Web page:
Germany’s short-term fix on temporary contracts wearing off

Experts say fleeting effect of amending Germany’s fixed-term contract law shows need for wider career reforms

May 31, 2022
Broken clock
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Changes to German law lengthened temporary contracts in academia, a long-awaited analysis has found, but a rapid return to old ways suggests broader reforms are needed.

An exception to German labour law allows academics to be hired on temporary contracts for up to six years either side of their doctorate. A 2016 amendment sought to end misuse by requiring that contract length be “appropriate” for a given “qualification”.

The government-backed analysis of that change found it lengthened contracts from an average of about 15 months for non-doctoral staff or 17 for doctoral staff in 2015 up to 21 or 22 months in 2017. This was short-lived, however, with the average falling to 20 months by 2019.

“The employers in the beginning were very careful, they were worried about the law, and they tried to change their behaviour,” Andreas Keller, deputy chair for universities at the Education and Science Workers’ Union (GEW), told Times Higher Education.

“After a few years they realised: ‘Oh, nothing’s happened, there are no judgments by [the] courts,’ and they returned to the practice as it was before.”

The president of the German Rectors’ Conference (HRK), Peter-André Alt, did not respond to Dr Keller’s claim but suggested further declines in contract lengths in 2020 were driven by one-year extensions as a result of the pandemic.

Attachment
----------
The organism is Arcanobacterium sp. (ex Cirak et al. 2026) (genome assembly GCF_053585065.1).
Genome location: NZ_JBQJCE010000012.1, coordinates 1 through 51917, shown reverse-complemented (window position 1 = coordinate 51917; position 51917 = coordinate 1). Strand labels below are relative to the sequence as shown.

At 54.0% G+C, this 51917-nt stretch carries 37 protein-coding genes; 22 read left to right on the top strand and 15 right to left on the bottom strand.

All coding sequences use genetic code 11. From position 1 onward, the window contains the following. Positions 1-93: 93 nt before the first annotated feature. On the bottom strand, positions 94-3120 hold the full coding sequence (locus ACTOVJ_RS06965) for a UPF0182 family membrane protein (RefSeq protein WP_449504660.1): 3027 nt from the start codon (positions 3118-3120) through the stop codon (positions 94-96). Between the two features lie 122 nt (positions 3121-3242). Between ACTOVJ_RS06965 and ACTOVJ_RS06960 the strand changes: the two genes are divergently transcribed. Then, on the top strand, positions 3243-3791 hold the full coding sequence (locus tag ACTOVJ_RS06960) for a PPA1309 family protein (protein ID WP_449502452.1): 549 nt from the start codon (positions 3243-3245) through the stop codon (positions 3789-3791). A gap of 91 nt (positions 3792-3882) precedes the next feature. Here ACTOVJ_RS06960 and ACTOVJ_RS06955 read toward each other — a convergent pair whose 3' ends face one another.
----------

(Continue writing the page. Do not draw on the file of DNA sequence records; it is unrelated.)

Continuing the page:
Statements on the evaluation by HRK and the U15 group of research universities show the tightrope institutions must walk around temporary staffing, with some presidents privately wary of changes that could hurt institutional competitiveness.

Both lobby groups welcomed the slight increase in contract lengths, but the HRK said that a “sober analysis” must accept the “limited” jobs in science and that “selection procedures are necessarily highly competitive”.

The #IchbinHanna campaign against precarity in German academia helped push the state of Berlin to introduce compulsory permanent contracts for qualifying postdocs last year. The costs of that change prompted Sabine Kunst to resign as president of Humboldt University, later telling THE that her country needed an academic career master plan.

“There’s a culture that we have to hire people for a certain amount of time and then we get rid of them again so we can give these jobs to new people who are in their qualification phase,” said Kristin Eichhorn, a literature researcher at Paderborn University and one of the originators of #IchbinHanna. “That culture hasn’t changed. The law can only do so much.”

Professor Alt told THE that it was “a common misunderstanding” that a legal framework can regulate all aspects of academic activities and employment.

But Dr Keller highlighted the German “tradition” that a newly recruited professor was “able to hire all the staff working with them so the staff that are already here have to leave”.

“The HRK, they pretend to be the voice of higher education institutions, but concerning this issue in fact they are the voice of professors,” he said.

The GEW did its own analysis of the amendment in April 2020, finding similar results to the government. Freya Gassmann, a researcher at Saarland University  and the lead author of the study, said many had expected the courts to clarify the laws‘ ambiguous use of ”qualification”, but rulings have left it open.

She said future amendments could set time limits for specific qualifications, such as three years for a PhD, or simply clarify whether universities can stretch the term to cover everyday academic activities, like writing a paper.

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